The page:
Tag Archives: words

26 Most Important Words in Business

The second edition of the 20-volume Oxford English Dictionary contains full entries for 171,476 words in current use, and 47,156 obsolete words.

Many, if not most, of these words have been used in the thousands of business books now in print. Our alphabet includes 26 letters. The popularity of Twitter shows how much can be communicated in only 140 characters.

What follows is my best guess on the 26 words (ABCs) most important to business. It took me about an hour to make my list. It’s neither right nor wrong – it’s merely my best guess. This list is like manure – it may help you grow, or it may just stink up your operation.

What will be important to you is your list. Take an hour or two and work through the process. I hope your best guess is better than mine and works for you.

  1. Arrogance – it is the seed of failure – don’t let it take root in your organization
  2. Be – Your “be” is the heart and soul of you, your team and your organization.
  3. Commit – commit to your beliefs and vision. Don’t be involved, be committed.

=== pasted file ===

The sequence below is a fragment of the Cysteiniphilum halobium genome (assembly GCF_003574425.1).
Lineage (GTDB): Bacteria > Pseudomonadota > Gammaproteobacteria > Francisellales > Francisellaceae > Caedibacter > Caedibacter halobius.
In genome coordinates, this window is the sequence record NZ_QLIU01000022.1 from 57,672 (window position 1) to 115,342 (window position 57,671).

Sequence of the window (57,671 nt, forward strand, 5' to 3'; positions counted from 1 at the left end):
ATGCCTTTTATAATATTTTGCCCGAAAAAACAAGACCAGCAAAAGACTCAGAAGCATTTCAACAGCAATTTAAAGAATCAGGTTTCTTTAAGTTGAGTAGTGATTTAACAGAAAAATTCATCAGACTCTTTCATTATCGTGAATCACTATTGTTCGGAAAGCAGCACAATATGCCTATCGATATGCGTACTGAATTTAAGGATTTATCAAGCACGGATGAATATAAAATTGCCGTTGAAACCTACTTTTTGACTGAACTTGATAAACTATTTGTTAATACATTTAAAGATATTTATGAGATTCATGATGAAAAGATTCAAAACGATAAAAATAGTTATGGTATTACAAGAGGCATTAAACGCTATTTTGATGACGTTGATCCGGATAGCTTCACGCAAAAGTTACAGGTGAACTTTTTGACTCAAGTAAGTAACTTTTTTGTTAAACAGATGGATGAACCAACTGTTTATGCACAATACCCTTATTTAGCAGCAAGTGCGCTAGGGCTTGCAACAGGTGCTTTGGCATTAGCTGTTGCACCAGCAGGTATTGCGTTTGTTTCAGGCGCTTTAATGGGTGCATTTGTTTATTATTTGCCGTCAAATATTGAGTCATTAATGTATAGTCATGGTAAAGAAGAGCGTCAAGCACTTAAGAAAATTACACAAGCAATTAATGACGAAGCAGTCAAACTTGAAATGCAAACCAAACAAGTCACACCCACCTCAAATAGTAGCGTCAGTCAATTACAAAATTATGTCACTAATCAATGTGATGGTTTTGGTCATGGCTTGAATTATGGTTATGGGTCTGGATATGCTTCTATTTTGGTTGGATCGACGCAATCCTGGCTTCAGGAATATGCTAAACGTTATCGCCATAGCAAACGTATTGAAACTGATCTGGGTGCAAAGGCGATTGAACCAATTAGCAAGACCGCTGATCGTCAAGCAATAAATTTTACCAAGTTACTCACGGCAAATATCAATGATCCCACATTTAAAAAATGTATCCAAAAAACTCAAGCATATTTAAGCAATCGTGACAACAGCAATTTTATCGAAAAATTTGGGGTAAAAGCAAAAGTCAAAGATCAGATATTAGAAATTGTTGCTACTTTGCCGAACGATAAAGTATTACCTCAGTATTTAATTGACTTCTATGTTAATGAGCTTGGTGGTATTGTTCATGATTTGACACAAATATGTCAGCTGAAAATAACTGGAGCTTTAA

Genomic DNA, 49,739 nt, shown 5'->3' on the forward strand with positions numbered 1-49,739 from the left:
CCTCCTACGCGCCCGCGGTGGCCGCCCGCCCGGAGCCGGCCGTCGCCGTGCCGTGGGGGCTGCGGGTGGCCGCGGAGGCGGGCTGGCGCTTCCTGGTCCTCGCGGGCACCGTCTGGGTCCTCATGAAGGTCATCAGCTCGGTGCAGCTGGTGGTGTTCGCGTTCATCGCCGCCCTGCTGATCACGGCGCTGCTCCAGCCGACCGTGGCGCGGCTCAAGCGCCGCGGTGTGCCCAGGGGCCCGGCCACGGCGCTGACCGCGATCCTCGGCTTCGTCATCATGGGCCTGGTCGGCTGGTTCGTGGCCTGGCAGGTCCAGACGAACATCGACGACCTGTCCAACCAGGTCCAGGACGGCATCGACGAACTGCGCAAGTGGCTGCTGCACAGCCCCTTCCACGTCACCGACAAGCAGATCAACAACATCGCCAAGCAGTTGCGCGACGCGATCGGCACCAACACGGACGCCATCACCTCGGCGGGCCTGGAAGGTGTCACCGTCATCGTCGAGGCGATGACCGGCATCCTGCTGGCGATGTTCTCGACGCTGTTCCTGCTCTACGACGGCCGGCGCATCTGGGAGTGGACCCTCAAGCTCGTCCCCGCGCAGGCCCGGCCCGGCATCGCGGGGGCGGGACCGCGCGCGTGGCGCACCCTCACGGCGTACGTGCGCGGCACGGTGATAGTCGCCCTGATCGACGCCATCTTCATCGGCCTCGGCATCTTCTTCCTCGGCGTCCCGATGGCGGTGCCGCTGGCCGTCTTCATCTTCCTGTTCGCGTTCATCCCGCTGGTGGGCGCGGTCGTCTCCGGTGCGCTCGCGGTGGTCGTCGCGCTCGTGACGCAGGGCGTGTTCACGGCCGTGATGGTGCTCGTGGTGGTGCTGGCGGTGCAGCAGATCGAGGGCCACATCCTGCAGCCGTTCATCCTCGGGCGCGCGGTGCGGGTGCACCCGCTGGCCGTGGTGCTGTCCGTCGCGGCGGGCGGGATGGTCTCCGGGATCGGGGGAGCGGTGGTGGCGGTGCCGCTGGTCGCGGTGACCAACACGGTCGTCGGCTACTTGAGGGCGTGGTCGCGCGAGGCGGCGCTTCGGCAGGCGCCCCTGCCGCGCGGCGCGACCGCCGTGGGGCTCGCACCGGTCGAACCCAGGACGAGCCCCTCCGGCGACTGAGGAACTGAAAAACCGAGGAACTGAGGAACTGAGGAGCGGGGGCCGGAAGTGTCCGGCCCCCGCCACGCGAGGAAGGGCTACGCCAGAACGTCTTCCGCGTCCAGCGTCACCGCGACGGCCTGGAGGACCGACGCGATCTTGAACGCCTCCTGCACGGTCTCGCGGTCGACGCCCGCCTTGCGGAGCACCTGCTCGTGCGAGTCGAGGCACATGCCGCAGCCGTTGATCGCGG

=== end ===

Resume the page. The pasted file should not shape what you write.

4. Do – what you “do” is the decisions you make – Align your “do” and your “be.”
  5. Expectations – know the expectations of your stakeholders and exceed these.
  6. Focus – Zero in on your goals with laser-like intensity.
  7. Goals – identify specific objectives that will ensure achievement of your vision.
  8. Humility – you are only as good as your next (not last) success – stay humble.
  9. Innovation – the marketplace is revolutionizing itself daily; you must innovate.
  10. Jubilation – work hard and celebrate every effort and success – be happy!
  11. Knowledge – convert data to usable information and then actionable knowledge.
  12. Living – the world is changing; create a living system, not mechanical processes.
  13. Mutual – it’s not about you or them but rather us – agree on a mutual purpose.
  14. Negotiate – command and control is yesterday – negotiate meaning for tomorrow.
  15. Observe – talk less – observe the marketplace, listen (squint your ears), learn.
  16. Passion – nothing sells like success, have passion for who you are and what you do.
  17. Quiet – take time for calm – stop, look, listen – learn – grow quietly.
  18. Rebound – you will fall – pick yourself up, dust yourself off, start all over again.
  19. Structure – create a framework for your team so their energies can be focused.
  20. Technology – IT ensures efficient administration and effective relationships.
  21. Unique – success is standing out in the crowd – be different – be unique.
  22. Values/Vision matter – these are the foundation today and the horizon tomorrow.